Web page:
A macro view of the Patriots shows a team that has been outcoached two of its last three games. Both the Philadelphia Eagles in Super Bowl LII and Jacksonville this weekend didn't make the crucial mistakes the Patriots have routinely preyed upon over the years. Both stayed aggressive and didn't let up once they built a leadwhich the Jaguars rectified after their AFC Championship Game loss. Jacksonville routinely used man-beaters, particularly underneath crossing routes, to beat the Patriots defense for big gains and easy third-down conversions. Doug Marrone's squad converted nine of 13 third-down attempts.

Without those mistakes, New England's talent deficiency became clear. The defense isn't very athletic and relies too heavily on schematic choices to place it in the right position. It struggles to overcome breakdowns. 

And the team's best pass-rusher, Trey Flowers, suffered a concussion, per Reiss. If the injury keeps him out, Belichick will have even less talent with which to work. 

Meanwhile, the sea level continues to rise around the conference.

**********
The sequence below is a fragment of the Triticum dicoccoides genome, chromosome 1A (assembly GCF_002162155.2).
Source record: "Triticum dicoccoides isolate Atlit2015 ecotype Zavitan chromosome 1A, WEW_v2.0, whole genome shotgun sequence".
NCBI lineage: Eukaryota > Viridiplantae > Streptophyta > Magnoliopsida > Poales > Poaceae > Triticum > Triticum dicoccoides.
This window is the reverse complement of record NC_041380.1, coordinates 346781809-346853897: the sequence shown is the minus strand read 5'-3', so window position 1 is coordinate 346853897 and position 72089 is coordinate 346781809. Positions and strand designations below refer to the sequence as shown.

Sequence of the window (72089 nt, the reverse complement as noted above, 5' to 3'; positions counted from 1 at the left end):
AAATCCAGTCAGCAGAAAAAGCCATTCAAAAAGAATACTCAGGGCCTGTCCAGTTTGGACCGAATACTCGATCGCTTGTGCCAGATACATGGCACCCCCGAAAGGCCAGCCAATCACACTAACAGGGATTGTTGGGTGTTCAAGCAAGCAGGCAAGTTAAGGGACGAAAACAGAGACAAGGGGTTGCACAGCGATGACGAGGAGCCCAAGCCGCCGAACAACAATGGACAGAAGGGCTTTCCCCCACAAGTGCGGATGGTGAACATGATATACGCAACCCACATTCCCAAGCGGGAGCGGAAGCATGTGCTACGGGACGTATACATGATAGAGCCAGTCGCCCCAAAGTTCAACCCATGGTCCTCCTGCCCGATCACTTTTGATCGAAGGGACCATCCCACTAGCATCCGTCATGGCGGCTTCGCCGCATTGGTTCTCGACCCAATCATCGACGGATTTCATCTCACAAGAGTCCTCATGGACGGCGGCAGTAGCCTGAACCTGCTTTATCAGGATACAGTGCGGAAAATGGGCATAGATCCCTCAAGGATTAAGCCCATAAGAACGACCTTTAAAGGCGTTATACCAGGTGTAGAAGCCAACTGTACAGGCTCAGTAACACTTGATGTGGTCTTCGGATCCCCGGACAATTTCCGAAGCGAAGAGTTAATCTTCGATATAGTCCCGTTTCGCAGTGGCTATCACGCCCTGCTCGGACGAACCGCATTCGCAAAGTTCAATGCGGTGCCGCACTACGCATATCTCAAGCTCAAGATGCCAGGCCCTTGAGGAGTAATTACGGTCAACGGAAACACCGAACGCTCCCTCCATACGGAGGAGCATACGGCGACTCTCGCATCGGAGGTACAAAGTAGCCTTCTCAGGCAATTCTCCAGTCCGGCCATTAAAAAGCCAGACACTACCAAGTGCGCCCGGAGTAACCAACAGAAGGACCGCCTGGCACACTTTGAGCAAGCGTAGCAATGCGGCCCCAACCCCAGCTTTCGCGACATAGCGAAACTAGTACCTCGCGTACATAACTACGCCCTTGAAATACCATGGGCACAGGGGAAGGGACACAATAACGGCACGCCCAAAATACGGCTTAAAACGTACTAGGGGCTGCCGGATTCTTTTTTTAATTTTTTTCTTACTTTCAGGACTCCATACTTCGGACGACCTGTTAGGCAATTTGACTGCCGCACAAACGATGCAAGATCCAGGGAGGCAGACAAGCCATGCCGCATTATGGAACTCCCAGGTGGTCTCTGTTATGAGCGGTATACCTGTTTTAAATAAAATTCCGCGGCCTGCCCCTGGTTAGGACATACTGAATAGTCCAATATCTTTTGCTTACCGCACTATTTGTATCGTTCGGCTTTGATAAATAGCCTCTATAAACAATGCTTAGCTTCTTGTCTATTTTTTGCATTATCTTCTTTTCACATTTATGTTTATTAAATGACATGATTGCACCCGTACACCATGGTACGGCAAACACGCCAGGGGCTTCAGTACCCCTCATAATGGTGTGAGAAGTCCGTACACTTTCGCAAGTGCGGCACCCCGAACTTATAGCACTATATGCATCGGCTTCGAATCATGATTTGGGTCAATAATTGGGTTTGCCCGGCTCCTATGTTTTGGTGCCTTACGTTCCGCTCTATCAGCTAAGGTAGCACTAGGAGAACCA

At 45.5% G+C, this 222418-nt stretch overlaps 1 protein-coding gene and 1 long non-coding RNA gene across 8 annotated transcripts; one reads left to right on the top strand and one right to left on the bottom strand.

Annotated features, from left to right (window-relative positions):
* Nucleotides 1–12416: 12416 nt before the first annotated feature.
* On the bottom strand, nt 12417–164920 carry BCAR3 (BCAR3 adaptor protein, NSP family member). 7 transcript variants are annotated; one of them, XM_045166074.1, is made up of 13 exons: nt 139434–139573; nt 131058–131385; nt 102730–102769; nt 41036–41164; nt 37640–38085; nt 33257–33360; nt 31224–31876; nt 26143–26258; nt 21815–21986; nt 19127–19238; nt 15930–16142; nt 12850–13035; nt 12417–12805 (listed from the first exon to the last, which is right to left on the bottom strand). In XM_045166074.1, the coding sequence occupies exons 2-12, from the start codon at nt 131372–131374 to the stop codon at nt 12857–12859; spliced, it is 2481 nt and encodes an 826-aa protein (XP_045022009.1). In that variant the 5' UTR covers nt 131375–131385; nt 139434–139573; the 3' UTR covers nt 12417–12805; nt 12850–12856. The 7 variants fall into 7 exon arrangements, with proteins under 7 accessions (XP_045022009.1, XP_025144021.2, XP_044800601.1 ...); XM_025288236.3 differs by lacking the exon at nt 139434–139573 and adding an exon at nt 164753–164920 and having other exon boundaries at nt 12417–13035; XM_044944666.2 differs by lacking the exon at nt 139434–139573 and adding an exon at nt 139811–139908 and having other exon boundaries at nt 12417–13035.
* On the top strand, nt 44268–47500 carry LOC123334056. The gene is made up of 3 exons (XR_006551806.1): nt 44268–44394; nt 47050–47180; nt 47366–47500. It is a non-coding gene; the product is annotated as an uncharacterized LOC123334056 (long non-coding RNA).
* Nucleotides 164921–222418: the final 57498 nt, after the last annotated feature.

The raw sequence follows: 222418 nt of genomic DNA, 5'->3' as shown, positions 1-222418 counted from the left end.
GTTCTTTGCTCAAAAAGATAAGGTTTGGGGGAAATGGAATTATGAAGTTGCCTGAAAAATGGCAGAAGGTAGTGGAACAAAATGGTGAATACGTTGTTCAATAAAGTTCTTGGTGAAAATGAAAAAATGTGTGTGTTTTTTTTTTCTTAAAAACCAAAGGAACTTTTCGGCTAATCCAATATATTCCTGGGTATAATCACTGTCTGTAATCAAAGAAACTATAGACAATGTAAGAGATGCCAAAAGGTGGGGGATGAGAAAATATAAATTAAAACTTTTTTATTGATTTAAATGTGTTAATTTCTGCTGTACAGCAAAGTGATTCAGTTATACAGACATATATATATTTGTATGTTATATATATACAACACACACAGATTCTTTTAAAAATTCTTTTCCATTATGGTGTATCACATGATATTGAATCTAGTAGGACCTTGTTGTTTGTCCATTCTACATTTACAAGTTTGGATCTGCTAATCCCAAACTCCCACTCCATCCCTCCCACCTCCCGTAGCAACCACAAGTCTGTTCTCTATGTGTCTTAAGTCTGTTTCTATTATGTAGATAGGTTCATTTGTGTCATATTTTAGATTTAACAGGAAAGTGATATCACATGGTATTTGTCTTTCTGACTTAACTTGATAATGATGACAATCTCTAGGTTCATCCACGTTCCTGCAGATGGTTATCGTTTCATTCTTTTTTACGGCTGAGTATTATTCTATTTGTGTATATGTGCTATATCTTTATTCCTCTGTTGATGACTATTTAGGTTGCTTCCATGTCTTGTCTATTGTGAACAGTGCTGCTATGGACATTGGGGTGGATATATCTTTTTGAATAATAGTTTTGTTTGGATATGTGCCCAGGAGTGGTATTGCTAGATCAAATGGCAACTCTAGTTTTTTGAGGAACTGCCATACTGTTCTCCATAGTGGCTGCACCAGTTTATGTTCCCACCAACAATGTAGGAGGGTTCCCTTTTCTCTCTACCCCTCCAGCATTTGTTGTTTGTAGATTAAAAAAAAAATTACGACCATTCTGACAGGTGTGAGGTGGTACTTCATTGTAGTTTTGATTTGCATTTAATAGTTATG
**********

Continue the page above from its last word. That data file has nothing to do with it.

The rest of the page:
Jacksonville Jaguars quarterback Blake Bortles
Jacksonville Jaguars quarterback Blake BortlesStephen B. Morton/Associated Press

Bortles' emergence coincides with the development of a stellar supporting cast. The Jaguars didn't need starting running back Leonard Fournette, who missed the game due to a hamstring injury; T.J. Yeldon and Corey Grant added more versatility as a result. Grant is electric in the open field and presents something entirely different than Fournette's bruising style. 

Furthermore, Keelan Cole is emerging as a No. 1 wide receiver. The second-year target caught seven passes for 116 yards, including a catch-of-the-year candidate. Cole, Donte Moncrief and Dede Westbrook each found the end zone. So did tight end Austin Seferian-Jenkins. 

Jacksonville's no-name cast packs a punch as long as Bortles is dealing. 

No one has ever started a season as well as Chiefs quarterback Patrick Mahomes. The second-year signal-caller set an NFL record Sunday with 10 touchdown passes through a season's first two games. Sunday against the Steelers, he threw fewer incomplete passes (five) than touchdown tosses (six).